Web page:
Posted June 06, 2013 under Director's Cut By Preetha Banerjee

Kamaleshwar Mukherjee: "As a filmmaker I believe in experimenting"

Kamaleshwar Mukherjee:
Kamaleshwar Mukherjee:

doctor by profession, a theatrecian by passion, Kamaleshwar Mukherjee has recently realized how sweet success tastes, with his two films, ‘Notobor Not Out’ and ‘Uro Chithi’. As his much-awaited and talked-about film, ‘Meghe Dhaka Tara’ is set for a June release, Tollywood Dhamaka decodes the various controversial elements that make up this movie starting from its poster to it’s very last sequence in a chit-chat with the man himself:

Congratulations on the completion of your film! On the posters that have been released, there is a subtitle right beneath the name of the film which says: “Tumi gechho. Spardha gechhe. Binoy esechhe”. What does this signify?

Thank you! These lines are actually taken from a verse named “Ritwik” by Shakti Chattopadhyay who happens to be one of my favourite poets. The poem revolves around the illustrious Ritwik Ghatak himself and conveys to the readers how the society has suffered a huge loss with the demise of Ghatak because no one remains to question the social norms with the kind of arrogance and courage that he used to and a compromising attitude has taken its place. I felt these lines were perfectly blending with the essence of my film so I decided to incorporate them in the poster as well as in parts of the film.

The kind of projects that you are handling now are quite different from your earlier ones which were essentially set in a more contemporary time-frame and based on an urban meta-narrative. Why this shift to period films/adaptations?

As a filmmaker I believe in experimenting with not only the filmmaking techniques, but also the story lines. I would never stick to one particular genre of cinema. Moreover, the idea of a film of Ghatak was conceived way earlier than any of my films that have been released so far. I have always been fascinated by his work and always bore this urge to explore his creativity and make a film out of it.

Was Ghatak your only inspiration?

No. I was equally fascinated by Satyajit Ray, Kurosawa, Andrei Tarkovsky and other such remarkable filmmaking geniuses. But, Ghatak’s life and career had certain immense dramatic points which I found easier to express in the language of cinema to produce a gripping narrative. I have always been fascinated by his revolutionary attitude – he had been a victim of the Bengal partition and had been involved with the communist party of India. His endeavours regarding cinema though met with a lot of hurdles, proved to be undaunted and this really stirred me.

So how does the movie revolve around the life of Ghatak?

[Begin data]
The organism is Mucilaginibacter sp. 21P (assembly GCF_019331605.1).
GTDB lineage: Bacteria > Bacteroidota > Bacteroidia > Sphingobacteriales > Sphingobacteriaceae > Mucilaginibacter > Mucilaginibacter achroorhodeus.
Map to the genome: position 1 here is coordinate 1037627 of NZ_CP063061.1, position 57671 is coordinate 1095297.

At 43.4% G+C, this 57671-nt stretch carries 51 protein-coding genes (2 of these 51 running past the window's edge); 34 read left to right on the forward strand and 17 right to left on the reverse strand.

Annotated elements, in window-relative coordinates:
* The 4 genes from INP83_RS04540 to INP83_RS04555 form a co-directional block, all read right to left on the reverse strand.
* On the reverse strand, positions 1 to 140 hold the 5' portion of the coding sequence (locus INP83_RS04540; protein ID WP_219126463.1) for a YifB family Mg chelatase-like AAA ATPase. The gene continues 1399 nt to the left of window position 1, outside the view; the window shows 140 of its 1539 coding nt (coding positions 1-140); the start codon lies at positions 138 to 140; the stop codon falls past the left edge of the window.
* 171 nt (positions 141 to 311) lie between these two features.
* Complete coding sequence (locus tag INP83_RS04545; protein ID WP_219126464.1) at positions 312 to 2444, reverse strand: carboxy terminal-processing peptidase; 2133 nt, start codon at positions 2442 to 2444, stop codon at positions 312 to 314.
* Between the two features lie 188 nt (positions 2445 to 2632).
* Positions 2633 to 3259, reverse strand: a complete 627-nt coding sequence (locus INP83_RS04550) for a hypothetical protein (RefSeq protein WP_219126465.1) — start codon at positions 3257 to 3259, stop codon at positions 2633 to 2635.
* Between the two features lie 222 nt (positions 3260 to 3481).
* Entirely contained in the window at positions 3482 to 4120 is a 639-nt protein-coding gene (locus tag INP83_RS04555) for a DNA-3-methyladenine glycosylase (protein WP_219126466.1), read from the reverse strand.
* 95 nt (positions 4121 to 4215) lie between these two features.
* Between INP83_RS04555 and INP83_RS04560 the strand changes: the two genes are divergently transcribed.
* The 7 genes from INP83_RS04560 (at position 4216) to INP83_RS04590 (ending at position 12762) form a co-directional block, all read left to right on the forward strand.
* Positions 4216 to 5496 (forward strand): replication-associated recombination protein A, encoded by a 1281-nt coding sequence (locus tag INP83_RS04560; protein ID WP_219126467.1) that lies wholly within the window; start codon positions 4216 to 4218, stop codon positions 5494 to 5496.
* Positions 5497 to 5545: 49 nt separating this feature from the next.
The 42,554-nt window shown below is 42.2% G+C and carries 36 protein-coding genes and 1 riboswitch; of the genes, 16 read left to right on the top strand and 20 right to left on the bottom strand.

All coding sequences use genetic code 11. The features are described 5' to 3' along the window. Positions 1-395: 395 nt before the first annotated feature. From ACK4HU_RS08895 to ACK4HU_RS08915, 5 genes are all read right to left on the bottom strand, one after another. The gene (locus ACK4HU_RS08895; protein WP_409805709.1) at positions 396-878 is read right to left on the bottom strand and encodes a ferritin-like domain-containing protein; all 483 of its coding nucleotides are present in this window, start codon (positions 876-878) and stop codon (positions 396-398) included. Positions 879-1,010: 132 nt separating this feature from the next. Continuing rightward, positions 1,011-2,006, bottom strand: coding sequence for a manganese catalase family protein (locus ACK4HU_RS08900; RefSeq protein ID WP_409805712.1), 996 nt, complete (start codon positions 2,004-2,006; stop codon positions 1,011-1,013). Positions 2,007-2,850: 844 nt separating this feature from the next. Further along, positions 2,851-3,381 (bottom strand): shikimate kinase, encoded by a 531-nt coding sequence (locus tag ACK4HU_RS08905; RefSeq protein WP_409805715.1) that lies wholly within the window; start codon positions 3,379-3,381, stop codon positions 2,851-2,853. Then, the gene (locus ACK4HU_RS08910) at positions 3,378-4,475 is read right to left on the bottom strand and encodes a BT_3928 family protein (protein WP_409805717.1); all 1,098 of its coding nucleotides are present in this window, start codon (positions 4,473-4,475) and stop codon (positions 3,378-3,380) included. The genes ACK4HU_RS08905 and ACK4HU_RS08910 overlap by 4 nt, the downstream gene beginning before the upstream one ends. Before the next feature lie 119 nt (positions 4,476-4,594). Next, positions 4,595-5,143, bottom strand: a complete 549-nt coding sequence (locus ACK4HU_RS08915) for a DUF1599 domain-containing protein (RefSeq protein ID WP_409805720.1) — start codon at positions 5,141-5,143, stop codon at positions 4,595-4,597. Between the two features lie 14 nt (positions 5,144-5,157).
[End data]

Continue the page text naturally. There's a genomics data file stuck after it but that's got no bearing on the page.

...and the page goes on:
The movie is the thought-space of a creative mind. The protagonist, Nilkantha Bagchi (played by Saswata Chatterjee) moves the story ahead with his experiences of the past and what he will see in the coming years – it is an account of his whole life. The character is inspired by the life of Ghatak in a mental asylum where he writes and produces a play with the other inmates named “Shei Meye”. There are sequences of him hanging out with his friends Mrinal Sen, Hrishikesh Mukherjee and others at the renowned ‘Paradise Café’.  The protagonist is also an extension of the character by the same name played by Ghatak himself in his film, “Jukti Takko ar Gappo”. Thus it is a fictional narration of his life-story.

There is a scene in the film where you have shown that the book, “How to be a Good Communist” is being burnt. What did you want to signify by this?

There was a time in Ghatak’s life when he, though a staunch communist, became dissatisfied by the compromising attitude of the communist leaders. It was in this time, in 1969, when the CRP had raided the asylum and that is where I have placed this sequence you are talking about to highlight the mental condition of Ghatak.

The whole film is in black and white scheme but the final sequence has been shot in colour. How would you justify this?

That has been done for a special purpose because that is when the film reaches its crescendo. Divulging the secret would make the scene lose its charm so I’ll not give out more about this before the film is released!

And finally, how is the shooting of ‘Chader Pahar’ progressing and why did you choose Dev over Parambrata for the role of Shankar?

The first half of the shoot in Africa is complete but the weather there doesn’t allow us to shoot the next half before august because it is winter there now. The people of Johannesburg advised us to schedule our shoot in august when the weather will be milder and we have taken their words seriously. About the controversy regarding Dev playing the protagonist, I always had him in mind for the role but there were some members of the production unit who had opted for Parambrata but finally Dev was selected unanimously.


Meghe Dhaka Tara – 2013 under Shree Venkatesh Films releases across theaters on 14th June 2013.

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